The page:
John W. Santrock wrote at length about a study that classified elementary school students as “popular,” “neglected,” “rejected,” or “controversial.”
As I read Santrock’s book, I realized that any child or adult I ever liked would have been primarily “controversial.”
“Popular” is not necessarily a good way to be in elementary school. While college students and adults may become “popular” because of their charm, beauty, and talent, elementary school students don’t usually have these things, or have any idea which students are likely to develop them later. Elementary school students who were “popular,” the study showed, were the ones who gave out material rewards. If your parents buy you lots of cool toys and allow your friends to play with them, therefore, you will probably be “popular.” However, although people who are “popular” in elementary school are nearly always people who have extravagant parents, people who are "neglected," "controversial," or even "rejected" in elementary school are more likely to become popular as adults.
“Neglected” students are the ones nobody notices. What being “neglected” implies for a student’s future is not clear. People who are “neglected” in elementary school may be extremely quiet because they don’t feel well, or don’t speak English well...or they may just be naturally quiet people who would rather have one or two real friends than be part of a noisy crowd.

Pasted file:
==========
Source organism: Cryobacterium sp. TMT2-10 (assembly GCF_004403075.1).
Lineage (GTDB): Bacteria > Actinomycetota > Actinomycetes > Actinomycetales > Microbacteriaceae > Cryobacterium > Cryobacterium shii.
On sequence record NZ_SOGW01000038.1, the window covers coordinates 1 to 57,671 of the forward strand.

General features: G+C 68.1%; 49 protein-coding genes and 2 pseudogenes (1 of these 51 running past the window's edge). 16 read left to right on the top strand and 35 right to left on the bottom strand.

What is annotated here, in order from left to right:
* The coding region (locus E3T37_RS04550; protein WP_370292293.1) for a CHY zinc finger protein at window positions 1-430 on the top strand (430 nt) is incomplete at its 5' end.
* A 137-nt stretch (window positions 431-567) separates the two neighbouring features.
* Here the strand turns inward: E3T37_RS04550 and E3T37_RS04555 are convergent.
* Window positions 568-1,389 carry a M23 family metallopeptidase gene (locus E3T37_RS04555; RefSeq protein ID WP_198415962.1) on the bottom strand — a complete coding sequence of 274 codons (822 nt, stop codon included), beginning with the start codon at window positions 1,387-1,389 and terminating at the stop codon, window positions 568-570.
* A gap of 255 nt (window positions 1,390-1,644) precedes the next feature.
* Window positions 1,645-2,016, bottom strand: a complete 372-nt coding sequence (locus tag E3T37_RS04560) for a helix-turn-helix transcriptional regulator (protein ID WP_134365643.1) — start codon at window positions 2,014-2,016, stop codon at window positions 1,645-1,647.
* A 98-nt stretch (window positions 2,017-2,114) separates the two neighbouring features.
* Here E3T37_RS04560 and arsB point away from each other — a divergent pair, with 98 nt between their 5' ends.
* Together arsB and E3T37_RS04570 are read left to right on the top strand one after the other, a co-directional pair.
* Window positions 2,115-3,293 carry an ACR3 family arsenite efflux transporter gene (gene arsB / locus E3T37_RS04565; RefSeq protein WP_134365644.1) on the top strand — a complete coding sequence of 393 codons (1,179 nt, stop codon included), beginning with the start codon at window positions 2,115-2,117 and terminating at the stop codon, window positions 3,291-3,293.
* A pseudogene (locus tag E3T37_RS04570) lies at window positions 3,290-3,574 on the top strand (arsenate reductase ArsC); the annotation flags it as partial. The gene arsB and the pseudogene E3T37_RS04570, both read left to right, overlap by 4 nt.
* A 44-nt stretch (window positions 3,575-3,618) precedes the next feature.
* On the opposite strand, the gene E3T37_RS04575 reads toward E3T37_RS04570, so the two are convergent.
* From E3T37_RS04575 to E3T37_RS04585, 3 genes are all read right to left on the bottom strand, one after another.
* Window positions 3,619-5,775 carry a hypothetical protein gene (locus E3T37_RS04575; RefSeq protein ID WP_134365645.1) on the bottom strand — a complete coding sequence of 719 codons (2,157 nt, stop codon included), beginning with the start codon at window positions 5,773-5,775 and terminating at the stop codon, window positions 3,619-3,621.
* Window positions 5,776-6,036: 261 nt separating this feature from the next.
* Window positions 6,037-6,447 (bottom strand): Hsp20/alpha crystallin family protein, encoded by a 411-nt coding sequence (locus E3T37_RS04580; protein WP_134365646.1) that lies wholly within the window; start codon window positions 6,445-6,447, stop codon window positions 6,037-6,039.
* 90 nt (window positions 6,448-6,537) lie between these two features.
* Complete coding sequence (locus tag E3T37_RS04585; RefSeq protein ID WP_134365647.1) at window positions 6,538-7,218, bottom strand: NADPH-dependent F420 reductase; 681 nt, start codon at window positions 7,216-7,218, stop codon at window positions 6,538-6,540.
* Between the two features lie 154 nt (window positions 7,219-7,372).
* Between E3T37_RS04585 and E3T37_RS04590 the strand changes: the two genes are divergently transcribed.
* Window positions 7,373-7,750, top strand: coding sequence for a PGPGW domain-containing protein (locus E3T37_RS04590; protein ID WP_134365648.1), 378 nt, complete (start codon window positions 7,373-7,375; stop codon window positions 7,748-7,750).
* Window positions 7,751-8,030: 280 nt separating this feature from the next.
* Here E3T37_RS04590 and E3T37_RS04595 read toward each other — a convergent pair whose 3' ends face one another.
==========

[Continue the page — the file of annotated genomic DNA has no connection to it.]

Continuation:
“Rejected” students are the ones other students actively dislike. The best thing about being in this category is that it usually won’t last long.
“Controversial” students are the ones who have actually said or done things that some people liked and others didn’t like. In middle school, this includes just about anything. People who will have interesting adult careers are likely to be “controversial.”
Everybody does some genuinely stupid or embarrassing things during their middle school years. People who are bored and want to have a “school enemy” will always find a few things to say that embarrass another kid. It’s unlikely that anyone will get through four years of life without getting chewed gum stuck to his or her shoe, missing an easy catch and causing the team to lose a game, or having some visible, revolting medical problem like acne or diarrhea.